For some women, vaginal birth is just not possible due to the risks to the mother and baby. The most common conditions during pregnancy that require cesarean delivery include placenta previa, placenta accreta, previous major surgery of the uterus, and high-order multiples (three or more babies). While the need for a cesarean initially may be disappointing to an expectant mother, planning for the delivery can make the experience more positive.
In today’s blog post, obstetrician Dr. Daniela Carusi, Director of Surgical Obstetrics at Brigham and Women’s Hospital (BWH), offers valuable information and helpful advice for women who are preparing for the birth of a baby by cesarean section (C-section).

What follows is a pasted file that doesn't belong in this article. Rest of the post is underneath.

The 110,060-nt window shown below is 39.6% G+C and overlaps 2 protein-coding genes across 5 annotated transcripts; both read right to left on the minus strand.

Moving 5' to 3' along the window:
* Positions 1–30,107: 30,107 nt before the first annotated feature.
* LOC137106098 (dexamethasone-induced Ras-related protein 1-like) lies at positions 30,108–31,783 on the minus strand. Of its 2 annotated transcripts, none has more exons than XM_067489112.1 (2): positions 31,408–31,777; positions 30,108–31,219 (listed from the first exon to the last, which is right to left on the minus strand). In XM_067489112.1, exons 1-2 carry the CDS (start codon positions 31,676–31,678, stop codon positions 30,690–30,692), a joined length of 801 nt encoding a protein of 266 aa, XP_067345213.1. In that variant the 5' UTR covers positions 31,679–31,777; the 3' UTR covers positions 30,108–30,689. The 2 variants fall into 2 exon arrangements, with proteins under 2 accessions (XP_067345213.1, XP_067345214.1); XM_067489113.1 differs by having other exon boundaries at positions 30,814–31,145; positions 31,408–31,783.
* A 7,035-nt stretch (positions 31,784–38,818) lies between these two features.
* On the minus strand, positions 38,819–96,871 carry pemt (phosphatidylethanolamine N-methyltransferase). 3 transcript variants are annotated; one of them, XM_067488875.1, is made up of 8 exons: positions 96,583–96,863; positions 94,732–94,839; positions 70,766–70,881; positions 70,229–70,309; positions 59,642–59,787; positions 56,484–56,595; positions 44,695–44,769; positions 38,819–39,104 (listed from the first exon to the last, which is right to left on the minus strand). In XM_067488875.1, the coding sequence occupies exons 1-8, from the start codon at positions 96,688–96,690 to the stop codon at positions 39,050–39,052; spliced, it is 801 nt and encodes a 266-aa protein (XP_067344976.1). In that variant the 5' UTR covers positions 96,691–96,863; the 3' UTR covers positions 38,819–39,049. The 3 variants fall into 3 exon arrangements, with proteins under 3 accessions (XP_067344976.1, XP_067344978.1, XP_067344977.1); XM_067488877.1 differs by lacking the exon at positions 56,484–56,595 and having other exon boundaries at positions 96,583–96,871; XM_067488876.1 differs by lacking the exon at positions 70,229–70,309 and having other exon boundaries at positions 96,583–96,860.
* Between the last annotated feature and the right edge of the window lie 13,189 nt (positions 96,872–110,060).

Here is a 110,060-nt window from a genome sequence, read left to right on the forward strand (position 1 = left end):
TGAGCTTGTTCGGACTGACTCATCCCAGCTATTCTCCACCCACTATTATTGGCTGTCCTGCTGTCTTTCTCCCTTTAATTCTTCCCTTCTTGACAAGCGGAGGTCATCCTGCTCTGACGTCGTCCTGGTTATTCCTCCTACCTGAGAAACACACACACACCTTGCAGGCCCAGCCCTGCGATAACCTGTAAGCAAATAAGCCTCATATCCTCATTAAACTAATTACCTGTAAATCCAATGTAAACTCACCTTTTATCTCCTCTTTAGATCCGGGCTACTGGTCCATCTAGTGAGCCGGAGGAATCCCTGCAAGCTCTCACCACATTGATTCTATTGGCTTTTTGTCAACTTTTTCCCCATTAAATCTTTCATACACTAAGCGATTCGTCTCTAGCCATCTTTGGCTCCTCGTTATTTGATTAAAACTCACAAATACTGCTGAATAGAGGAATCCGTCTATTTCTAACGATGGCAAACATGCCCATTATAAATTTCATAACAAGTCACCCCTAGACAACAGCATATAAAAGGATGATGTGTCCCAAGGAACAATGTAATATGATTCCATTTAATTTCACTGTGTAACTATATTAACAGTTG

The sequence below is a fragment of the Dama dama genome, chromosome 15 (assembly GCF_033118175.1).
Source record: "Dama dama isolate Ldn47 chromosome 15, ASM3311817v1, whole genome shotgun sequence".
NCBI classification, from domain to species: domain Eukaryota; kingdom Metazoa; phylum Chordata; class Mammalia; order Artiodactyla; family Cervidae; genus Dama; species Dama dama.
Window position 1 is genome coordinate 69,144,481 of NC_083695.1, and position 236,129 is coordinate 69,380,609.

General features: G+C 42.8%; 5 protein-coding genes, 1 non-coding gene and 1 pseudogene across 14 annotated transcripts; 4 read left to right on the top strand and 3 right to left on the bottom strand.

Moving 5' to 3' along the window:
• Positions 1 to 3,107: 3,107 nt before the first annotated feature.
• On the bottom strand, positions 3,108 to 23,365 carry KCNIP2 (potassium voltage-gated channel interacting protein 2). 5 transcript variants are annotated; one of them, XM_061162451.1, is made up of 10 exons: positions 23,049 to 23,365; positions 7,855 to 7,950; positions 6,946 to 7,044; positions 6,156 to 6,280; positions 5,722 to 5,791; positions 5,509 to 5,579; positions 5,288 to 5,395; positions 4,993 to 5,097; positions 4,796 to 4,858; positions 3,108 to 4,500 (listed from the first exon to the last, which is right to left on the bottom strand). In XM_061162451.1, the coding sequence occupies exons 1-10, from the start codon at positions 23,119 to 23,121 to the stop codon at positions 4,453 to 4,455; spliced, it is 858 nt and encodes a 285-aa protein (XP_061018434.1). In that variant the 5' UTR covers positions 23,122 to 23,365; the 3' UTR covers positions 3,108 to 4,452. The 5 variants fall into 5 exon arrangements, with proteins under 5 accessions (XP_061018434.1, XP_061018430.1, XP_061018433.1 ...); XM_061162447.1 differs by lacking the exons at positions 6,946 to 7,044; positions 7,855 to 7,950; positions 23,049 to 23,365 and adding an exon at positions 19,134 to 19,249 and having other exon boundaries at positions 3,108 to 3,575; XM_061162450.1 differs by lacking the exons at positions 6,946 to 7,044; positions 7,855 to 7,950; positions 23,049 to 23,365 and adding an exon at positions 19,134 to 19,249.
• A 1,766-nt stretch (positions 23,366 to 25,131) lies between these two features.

Timing is key.
In cases with high risk of bleeding or uterine rupture with contractions, the cesarean is typically scheduled several weeks before the due date. This is to minimize the risk that the mother will go into labor before the scheduled cesarean.